Why would I come back to work? CERB benefit putting strain on hospitality industry - InfoNews

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Why would I come back to work? CERB benefit putting strain on hospitality industry

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June 26, 2020 - 7:00 AM

Within the first days of reopening, line-ups could often be seen outside The Kal, a popular Vernon pub. A new patio in the parking lot seemed busy, and to the casual passerby, the historic pub seemed like it was almost business as usual.

One month later and the pub has closed for a week.

"As a result of staffing shortages caused by current economic conditions," reads a message on the pub's Facebook page. No one from the Kal returned calls or emails, but the presumption among many of its patrons posting on social media, puts the blame on the Canada Emergency Response Benefit, known as CERB, a $500 a week benefit for anyone who lost their job due to COVID-19.

Whether that was a factor at The Kal or not, it's something every restaurant has to contend with. 

"CERB is definitely an issue," B.C. Restaurant and Foodservices Association president Ian Tostenson told iNFOnews.ca. "We're hearing things like, 'Why would I come back to work? I'm making a couple of thousand bucks a month.'"

Tostenson says its anecdotal evidence, but he's hearing it from people across the food and beverage industry.

In contrast, roughly 100,000 of the province's 190,000 food and beverage workers are unemployed, he said.

And the food and beverage industry isn't the only place that's hearing it.

Senior policy analyst for the Canadian Federation of Independent Business Muriel Protzer said one-third of their members report they're having staffing issues.

Protzer said not all staffing issues relate directly to CERB and while it's not possible to quantify the exact number, the CERB benefit is having an effect on small businesses.

"Unfortunately the really problematic issue that we're seeing is employees not wanting to come back to work because they prefer to collect the CERB benefit and simply not have to work," Protzer said.

However, not everyone collecting the $2,000 a month benefit doesn't want to return to work.

"My staff is willing," Boarding House Cafe owner Marilyn Courtenay said, but she simply doesn't have the hours to give them.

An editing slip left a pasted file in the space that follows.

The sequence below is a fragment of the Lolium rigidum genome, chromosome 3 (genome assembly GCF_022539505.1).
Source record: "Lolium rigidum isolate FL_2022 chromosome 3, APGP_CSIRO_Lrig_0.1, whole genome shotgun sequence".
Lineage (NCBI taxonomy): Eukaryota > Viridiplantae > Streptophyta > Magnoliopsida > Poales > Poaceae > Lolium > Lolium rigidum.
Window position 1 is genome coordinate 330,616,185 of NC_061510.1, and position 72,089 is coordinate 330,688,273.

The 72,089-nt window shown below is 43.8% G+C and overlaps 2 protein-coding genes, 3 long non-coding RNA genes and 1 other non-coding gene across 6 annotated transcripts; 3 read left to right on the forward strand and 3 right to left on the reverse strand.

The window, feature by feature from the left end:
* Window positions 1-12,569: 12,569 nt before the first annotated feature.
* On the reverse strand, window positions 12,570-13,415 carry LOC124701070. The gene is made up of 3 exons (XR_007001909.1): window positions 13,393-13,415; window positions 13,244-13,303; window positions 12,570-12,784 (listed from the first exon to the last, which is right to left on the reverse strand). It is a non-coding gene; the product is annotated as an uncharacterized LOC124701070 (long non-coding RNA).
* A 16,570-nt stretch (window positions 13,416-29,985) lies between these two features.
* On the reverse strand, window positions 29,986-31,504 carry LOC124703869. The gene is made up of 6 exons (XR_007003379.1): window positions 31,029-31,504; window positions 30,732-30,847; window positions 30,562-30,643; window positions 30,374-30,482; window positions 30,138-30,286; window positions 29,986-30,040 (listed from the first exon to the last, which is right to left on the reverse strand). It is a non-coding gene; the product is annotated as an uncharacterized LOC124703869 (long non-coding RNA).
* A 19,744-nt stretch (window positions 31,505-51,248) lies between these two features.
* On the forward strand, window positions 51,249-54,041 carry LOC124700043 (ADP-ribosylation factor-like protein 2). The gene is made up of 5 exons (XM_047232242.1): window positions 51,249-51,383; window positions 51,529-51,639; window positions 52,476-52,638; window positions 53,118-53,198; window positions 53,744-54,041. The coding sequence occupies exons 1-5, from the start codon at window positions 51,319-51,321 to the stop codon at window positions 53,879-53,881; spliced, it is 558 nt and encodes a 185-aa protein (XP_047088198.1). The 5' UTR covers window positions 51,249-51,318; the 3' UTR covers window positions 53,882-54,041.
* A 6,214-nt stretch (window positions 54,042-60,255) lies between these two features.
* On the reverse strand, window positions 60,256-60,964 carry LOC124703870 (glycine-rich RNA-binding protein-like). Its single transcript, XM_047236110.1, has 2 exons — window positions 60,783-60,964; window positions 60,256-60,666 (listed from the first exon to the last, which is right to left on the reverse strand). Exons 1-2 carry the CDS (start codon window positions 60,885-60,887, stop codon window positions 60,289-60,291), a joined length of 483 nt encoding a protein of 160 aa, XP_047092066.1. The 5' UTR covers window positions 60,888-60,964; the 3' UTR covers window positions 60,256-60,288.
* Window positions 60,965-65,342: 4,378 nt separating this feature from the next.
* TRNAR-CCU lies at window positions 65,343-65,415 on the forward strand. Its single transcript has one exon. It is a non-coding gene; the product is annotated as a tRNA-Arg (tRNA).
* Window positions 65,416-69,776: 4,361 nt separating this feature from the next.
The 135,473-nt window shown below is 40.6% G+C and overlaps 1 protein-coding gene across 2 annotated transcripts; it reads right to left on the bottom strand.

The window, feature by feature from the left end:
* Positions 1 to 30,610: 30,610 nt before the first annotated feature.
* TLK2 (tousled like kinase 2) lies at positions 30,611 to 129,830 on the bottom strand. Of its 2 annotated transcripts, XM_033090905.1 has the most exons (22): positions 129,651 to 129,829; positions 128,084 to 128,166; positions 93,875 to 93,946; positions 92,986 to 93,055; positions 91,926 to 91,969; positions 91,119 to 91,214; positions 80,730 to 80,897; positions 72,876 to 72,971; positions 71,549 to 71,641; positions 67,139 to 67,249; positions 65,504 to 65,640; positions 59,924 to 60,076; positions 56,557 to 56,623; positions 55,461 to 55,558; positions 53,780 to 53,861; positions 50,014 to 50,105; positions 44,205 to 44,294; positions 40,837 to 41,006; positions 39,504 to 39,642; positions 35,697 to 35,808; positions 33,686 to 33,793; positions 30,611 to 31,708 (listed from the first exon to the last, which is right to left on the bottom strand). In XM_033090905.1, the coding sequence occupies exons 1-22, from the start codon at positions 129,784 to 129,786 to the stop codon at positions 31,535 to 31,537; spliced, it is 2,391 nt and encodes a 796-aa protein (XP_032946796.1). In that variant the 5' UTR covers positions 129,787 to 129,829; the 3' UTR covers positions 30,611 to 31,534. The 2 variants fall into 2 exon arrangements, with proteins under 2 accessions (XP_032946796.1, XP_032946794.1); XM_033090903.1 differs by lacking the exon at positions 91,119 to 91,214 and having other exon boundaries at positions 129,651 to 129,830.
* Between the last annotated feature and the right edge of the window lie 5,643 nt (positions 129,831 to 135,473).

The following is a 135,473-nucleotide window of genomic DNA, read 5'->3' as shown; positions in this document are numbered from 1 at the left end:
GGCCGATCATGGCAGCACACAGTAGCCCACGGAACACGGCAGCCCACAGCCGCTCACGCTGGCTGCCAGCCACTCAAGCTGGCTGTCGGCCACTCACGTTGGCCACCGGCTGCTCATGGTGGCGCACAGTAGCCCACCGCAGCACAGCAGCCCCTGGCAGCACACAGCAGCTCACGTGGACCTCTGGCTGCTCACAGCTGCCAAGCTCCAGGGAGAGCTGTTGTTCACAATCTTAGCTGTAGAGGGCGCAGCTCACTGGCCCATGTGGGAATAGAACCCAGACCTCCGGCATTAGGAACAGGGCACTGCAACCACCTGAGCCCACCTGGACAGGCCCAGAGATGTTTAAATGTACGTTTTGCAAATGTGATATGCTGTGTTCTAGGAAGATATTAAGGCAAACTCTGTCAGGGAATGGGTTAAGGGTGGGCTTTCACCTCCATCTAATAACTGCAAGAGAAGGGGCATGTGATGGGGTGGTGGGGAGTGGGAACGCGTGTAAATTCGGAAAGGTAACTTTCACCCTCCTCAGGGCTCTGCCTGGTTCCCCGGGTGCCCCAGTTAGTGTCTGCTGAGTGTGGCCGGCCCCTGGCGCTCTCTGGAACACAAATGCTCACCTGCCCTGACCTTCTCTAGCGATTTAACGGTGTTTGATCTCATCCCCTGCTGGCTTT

Across the road from the Kal, Marten Brewery and Pub general manager Clint Bialas said 75 per cent of staff were happy to return when they reopened. The other 25 per cent gave different reasons for not wanting to return to work. Some legitimate, others perhaps questionable.

With minimal wage for those working at businesses that serve liquor at $13.95 per hour - 65 cents less than the regular $14.60 minimum wage - collecting $2,000 a month for not working only leaves those collecting CERB slightly worse off. And that's only if restaurant and bar workers get full-time hours, something rare in an industry heavily reliant on casual part-time labour.

David Scarlatescu owns and runs Vernon's Fig Bistro and employs two full-time staff. Prior to the pandemic, he had four full-time staff. Scarlatescu said it's a conscious decision to hire full-time employees.

"I can see why larger restaurants would be having so much trouble because they run off so many part-time employees," he said. "When you're not guaranteeing hours it's difficult for someone to say, yeah I want to commit to coming back to work. The life of a server outside of a pandemic is already very volatile... it's a volatile industry."

United Food and Commercial Workers Union Local 1518 represents thousands of mostly grocery store workers. The jobs pay similar wages to those working in the restaurant industry.

"The majority of our members want to go back to work," United Food and Commercial Workers Union Local 1518 managing director Parm Kahlon said. "No one is saying we don't want to go back to work because of CERB."

Kahlon said union members, whether full or part-time, have a guaranteed number of hours per week, while people working in the gig economy or jobs which don't guarantee hours don't have that stability.

Kahlon said the union members' attitudes towards going back to work no doubt came from knowing they were going back to stable employment.

Tostenson from the restaurant association, said the restaurant industry may need to offer full-time hours and perks to get some people back into work.

"I think this is going to be transitional for the industry where it may not rely so much on part-time (staff) in the future, and it may have to rely on more full-time career (workers)," Tostenson said. "In Europe for example, restaurant jobs are careers not just a path through."

At The Marten Pub, Bialas says bars and restaurants can't operate in the same way they did before COVID-19.

"We changed our model, we can do it with less," he said. "The restaurant model is not sustainable at the current labour rates and food costs."

Bialas said the pub has eight fewer front of house staff and has adopted a common brewpub model of bar service only. Staff are pooling tips and comradery among staff is high.

While the number of people who don't want to work and stay home collecting CERB is very difficult to know, the benefit is due to expire at the beginning of September.

"Something's going to have to change because I think at some point CERB is going to run out and then we are either going to have continued mass unemployment or people clamouring to get a job," Tostenson said.

iNFOnews.ca was unable to contact The Kal Pub.


To contact a reporter for this story, email Ben Bulmer or call (250) 309-5230 or email the editor. You can also submit photos, videos or news tips to the newsroom and be entered to win a monthly prize draw.

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